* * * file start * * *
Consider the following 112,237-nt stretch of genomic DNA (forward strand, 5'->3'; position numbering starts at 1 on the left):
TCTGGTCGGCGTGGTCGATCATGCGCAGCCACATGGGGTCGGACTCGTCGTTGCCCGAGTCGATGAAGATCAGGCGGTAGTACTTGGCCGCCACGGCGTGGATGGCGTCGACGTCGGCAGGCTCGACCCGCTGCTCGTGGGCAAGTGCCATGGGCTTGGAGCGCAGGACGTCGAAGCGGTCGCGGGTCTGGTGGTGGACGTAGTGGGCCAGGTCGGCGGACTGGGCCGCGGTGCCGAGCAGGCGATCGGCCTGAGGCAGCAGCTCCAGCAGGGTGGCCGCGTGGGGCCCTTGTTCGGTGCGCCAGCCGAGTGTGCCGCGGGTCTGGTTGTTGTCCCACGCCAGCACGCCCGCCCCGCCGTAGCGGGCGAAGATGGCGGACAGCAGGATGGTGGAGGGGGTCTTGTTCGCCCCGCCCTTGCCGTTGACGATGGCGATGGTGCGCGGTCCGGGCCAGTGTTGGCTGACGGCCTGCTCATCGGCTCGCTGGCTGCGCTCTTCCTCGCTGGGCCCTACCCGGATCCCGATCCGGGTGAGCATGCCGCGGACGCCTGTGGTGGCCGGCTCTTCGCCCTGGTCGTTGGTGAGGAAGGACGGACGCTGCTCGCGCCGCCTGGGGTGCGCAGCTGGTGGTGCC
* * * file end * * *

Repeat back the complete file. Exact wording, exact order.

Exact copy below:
Consider the following 112,237-nt stretch of genomic DNA (forward strand, 5'->3'; position numbering starts at 1 on the left):
TCTGGTCGGCGTGGTCGATCATGCGCAGCCACATGGGGTCGGACTCGTCGTTGCCCGAGTCGATGAAGATCAGGCGGTAGTACTTGGCCGCCACGGCGTGGATGGCGTCGACGTCGGCAGGCTCGACCCGCTGCTCGTGGGCAAGTGCCATGGGCTTGGAGCGCAGGACGTCGAAGCGGTCGCGGGTCTGGTGGTGGACGTAGTGGGCCAGGTCGGCGGACTGGGCCGCGGTGCCGAGCAGGCGATCGGCCTGAGGCAGCAGCTCCAGCAGGGTGGCCGCGTGGGGCCCTTGTTCGGTGCGCCAGCCGAGTGTGCCGCGGGTCTGGTTGTTGTCCCACGCCAGCACGCCCGCCCCGCCGTAGCGGGCGAAGATGGCGGACAGCAGGATGGTGGAGGGGGTCTTGTTCGCCCCGCCCTTGCCGTTGACGATGGCGATGGTGCGCGGTCCGGGCCAGTGTTGGCTGACGGCCTGCTCATCGGCTCGCTGGCTGCGCTCTTCCTCGCTGGGCCCTACCCGGATCCCGATCCGGGTGAGCATGCCGCGGACGCCTGTGGTGGCCGGCTCTTCGCCCTGGTCGTTGGTGAGGAAGGACGGACGCTGCTCGCGCCGCCTGGGGTGCGCAGCTGGTGGTGCC